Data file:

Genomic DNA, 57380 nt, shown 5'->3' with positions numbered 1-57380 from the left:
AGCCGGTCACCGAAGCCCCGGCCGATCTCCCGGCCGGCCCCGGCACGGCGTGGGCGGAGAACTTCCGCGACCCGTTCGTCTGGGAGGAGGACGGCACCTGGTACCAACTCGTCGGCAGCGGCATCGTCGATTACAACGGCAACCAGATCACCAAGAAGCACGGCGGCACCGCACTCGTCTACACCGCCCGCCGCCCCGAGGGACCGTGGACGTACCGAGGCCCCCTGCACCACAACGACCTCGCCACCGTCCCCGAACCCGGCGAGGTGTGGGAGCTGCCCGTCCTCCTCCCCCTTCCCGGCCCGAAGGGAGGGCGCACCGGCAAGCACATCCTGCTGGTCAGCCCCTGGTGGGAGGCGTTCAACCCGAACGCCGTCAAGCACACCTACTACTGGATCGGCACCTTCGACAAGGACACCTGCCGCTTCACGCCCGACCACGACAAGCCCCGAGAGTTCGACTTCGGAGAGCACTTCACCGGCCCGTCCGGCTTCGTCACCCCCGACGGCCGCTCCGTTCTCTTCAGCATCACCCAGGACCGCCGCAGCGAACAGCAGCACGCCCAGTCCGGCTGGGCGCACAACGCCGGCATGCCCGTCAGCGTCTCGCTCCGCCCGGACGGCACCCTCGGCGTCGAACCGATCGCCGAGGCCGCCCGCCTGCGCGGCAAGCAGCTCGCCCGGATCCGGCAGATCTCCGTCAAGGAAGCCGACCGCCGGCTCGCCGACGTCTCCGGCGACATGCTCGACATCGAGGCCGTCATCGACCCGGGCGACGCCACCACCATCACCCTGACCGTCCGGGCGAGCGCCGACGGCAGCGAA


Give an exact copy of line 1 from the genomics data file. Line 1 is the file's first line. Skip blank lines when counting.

Genomic DNA, 57380 nt, shown 5'->3' with positions numbered 1-57380 from the left: